Q I am a support teacher, with responsibility for a particular pupil.
Recently the class has been learning about standard form and my pupil has found this difficult. How can I help him?
A First, revisit powers of 10 so that he understands how to represent multiples of 10 in index form. Begin with representing 1,000 as 103 and 100 as 102. Ask him what he notices about each number and its index number, and demonstrate that 100 is 10 X 10 on the calculator. Do the same with 1,000.
Set up a table as I have shown, but with gaps, and work with your pupil to fill it correctly. Make sure he understands that the negative index means a reciprocal of 10 to the stated power. So 10-2 = 1Z102 = 1Z10x10 = 0.01.
Once again, look at the pattern in the zeros. Note that the powers of 10 are negative for small numbers (less than 1), positive for large numbers.
For students with writing difficulties, write each of the values in their different formats on separate cards and ask the student to sort them into the correct positions on the table - a simple but effective exercise which allows discussion as well.
On exam papers, candidates might be asked to write a number in the form a x 10n where 1 2 a . LESS THAN LESS THAN 10 and n is an integer. This is the general representation of standard form - make sure your pupil is familiar with it.
What it actually means is that a decimal number is changed into standard form while keeping its original value. o the non-posh expl
1 - that is multiplying by a power of 10 - would keep the original value the same.
Have a set of cards with various numbers written in standard form and some that aren't, and ask your student to decide which are in standard form (readers can email me if they would like a set). Having established that the student understands the form required, I suggest you demonstrate how to change between the two formats.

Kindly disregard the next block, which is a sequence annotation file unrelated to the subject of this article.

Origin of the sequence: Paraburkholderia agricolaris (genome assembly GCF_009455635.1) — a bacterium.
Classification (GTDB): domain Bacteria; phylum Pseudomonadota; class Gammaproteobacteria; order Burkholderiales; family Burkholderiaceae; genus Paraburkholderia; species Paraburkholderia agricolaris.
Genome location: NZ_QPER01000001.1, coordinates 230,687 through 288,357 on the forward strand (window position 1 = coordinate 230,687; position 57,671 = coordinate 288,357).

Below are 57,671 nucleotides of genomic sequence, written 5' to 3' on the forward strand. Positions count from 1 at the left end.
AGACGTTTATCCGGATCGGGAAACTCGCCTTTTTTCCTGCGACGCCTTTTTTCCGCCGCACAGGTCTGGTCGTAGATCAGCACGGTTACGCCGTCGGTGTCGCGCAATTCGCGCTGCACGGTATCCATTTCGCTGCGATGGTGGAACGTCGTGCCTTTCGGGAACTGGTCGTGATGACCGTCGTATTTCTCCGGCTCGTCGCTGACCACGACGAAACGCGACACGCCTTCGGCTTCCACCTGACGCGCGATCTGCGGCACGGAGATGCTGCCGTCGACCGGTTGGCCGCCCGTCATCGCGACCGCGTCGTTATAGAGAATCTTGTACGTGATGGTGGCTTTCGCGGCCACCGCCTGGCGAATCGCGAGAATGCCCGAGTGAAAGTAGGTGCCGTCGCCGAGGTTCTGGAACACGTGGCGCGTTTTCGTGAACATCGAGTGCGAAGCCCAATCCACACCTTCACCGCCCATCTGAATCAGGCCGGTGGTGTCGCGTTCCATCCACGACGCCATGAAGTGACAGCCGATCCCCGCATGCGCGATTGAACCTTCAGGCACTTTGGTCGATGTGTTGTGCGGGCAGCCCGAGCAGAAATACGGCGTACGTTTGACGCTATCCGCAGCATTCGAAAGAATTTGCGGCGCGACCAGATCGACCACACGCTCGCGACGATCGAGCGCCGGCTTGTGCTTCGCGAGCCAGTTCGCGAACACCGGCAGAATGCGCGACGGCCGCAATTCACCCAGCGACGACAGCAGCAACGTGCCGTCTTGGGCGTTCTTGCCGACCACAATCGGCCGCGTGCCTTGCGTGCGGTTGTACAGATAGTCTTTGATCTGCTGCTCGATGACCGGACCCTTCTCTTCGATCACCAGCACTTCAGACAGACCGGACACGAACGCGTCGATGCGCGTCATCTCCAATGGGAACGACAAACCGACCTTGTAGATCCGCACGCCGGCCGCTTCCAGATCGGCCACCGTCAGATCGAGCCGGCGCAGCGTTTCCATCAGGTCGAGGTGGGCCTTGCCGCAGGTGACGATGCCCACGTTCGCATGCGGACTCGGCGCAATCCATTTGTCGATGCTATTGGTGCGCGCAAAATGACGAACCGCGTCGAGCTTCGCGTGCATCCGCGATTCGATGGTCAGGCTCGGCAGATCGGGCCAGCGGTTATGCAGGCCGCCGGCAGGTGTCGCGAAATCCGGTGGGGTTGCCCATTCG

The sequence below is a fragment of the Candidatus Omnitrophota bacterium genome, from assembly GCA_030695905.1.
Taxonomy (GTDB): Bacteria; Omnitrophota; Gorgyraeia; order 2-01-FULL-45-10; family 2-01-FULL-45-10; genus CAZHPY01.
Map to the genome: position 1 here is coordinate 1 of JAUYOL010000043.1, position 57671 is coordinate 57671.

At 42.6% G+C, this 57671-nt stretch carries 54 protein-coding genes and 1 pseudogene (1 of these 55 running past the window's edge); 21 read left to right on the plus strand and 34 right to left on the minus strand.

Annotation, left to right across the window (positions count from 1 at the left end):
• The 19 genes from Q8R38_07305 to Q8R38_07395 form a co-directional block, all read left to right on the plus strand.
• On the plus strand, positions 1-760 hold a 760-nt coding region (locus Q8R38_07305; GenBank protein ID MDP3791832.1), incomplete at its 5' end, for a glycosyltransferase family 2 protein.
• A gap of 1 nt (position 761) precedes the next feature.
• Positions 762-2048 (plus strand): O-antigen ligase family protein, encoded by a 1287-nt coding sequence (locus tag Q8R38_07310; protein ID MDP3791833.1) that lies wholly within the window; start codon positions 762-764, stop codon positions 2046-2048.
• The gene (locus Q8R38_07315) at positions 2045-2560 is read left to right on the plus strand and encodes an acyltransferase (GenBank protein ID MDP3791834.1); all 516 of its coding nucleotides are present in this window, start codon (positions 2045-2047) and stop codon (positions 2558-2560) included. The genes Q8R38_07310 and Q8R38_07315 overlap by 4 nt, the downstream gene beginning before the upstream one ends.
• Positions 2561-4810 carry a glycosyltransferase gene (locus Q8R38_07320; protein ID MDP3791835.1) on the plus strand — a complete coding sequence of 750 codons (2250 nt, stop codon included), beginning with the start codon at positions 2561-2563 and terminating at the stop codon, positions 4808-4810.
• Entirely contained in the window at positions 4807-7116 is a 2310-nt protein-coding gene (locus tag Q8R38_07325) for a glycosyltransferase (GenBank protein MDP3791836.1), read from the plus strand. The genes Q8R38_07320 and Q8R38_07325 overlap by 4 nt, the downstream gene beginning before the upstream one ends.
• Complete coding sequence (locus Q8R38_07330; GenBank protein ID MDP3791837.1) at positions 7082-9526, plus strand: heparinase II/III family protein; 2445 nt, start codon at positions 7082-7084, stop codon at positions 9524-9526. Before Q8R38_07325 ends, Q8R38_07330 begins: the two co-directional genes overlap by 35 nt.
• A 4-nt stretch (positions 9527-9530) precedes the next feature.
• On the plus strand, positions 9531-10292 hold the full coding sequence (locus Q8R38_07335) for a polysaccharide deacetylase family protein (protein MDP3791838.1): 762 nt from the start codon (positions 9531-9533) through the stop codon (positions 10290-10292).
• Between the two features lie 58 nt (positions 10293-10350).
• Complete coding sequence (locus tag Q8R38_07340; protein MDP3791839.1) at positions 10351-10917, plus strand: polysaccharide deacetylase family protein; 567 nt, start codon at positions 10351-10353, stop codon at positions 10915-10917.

For example: change 3458 to standard form. For standard form we require "digit-dot-digits". The decimal point is to the right of the 8 at the moment. What is required is one digit, and then the decimal point. The new position of the point would be between 3 and 4. Draw a dotted line to show where the new position is to be and another dotted line in the old position. Underline each of the digits between the lines (here there are three). This tells us the power of 10 that is required in order to keep the value of the original number the same. So 3458 becomes 3.458 x 103.
Demonstrate this again with another example, where the decimal point is more obvious - eg 85.06. Using the dotted lines again gives us 85.06 = 8.506 x 101.
Next, tackle negative indices - eg 0.056. Once again, remind your student of the "digit-dot-digit" rule. The decimal point should be between the 5 and 6 (O is not in the range). Then, using the dotted line rule as before, ask your student if 0.056 is a large or small number. As it is small, we require a negative index. So 0.056 = 5.6 x 10-2 in standard form.
For a number such as 7.678, the decimal point is already in the correct position; the standard form is, therefore, 7.678 x 100, as the decimal point hasn't moved.
This method also works in reverse - that is, in changing from standard form to a decimal number. For example, take 5.58 x 104. This time, write 5.58 and draw the dotted line in the decimal point position. The 104 indicates that the decimal number is going to be bigger than 5.58 by four places, so draw four short lines, two beneath the two digits after the point (5 and 8), as seen in the diagram; then draw a dotted line vertically at the end to indicate the new position of the decimal point. Filling the blank spaces with zeros, the standard form for 5.58 x 104 becomes 55800.
For negative powers of 10, eg 3.8 x 10-3, write 3.8 as before, with the dotted line through the decimal point. The - 3 suggests that this is a small number, so this time underline spaces counting to the left of the dotted line. Draw another dotted line at the end of these and fill the spaces with zeros. Write another zero before the decimal point, as a standard notation.
So 3.8 x 10-3 becomes 0.0038.
Wendy Fortescue-Hubbard is a teacher and game inventor. She has been awarded a three-year fellowship by the National Endowment for Science, Technology and the Arts (NESTA) to spread maths to the masses.
Email your questions to Mathagony Aunt at firstname.lastname@example.org Or write to TES Teacher, Admiral House, 66-68 East Smithfield, London E1W 1BX